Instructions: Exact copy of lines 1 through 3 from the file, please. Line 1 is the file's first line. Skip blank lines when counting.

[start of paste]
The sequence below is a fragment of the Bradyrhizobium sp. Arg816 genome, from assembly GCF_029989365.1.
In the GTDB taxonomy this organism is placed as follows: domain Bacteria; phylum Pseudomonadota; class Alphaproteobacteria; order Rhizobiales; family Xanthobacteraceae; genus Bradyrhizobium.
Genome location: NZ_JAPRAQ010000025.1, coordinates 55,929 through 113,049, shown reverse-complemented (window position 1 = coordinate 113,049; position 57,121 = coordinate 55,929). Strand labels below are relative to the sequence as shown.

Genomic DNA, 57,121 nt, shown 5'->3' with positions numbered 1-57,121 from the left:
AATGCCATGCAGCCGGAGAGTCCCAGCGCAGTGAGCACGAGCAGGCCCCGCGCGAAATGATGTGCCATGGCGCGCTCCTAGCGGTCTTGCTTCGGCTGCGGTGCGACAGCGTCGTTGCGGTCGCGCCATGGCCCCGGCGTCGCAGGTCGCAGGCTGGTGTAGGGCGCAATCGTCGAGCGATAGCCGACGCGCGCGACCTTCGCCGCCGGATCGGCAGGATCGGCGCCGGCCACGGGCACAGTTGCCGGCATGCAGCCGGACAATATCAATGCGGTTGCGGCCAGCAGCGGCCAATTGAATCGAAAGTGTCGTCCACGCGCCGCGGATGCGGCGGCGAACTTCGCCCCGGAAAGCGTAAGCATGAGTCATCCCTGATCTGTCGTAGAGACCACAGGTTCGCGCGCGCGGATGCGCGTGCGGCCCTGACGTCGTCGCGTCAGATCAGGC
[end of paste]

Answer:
The sequence below is a fragment of the Bradyrhizobium sp. Arg816 genome, from assembly GCF_029989365.1.
In the GTDB taxonomy this organism is placed as follows: domain Bacteria; phylum Pseudomonadota; class Alphaproteobacteria; order Rhizobiales; family Xanthobacteraceae; genus Bradyrhizobium.
Genome location: NZ_JAPRAQ010000025.1, coordinates 55,929 through 113,049, shown reverse-complemented (window position 1 = coordinate 113,049; position 57,121 = coordinate 55,929). Strand labels below are relative to the sequence as shown.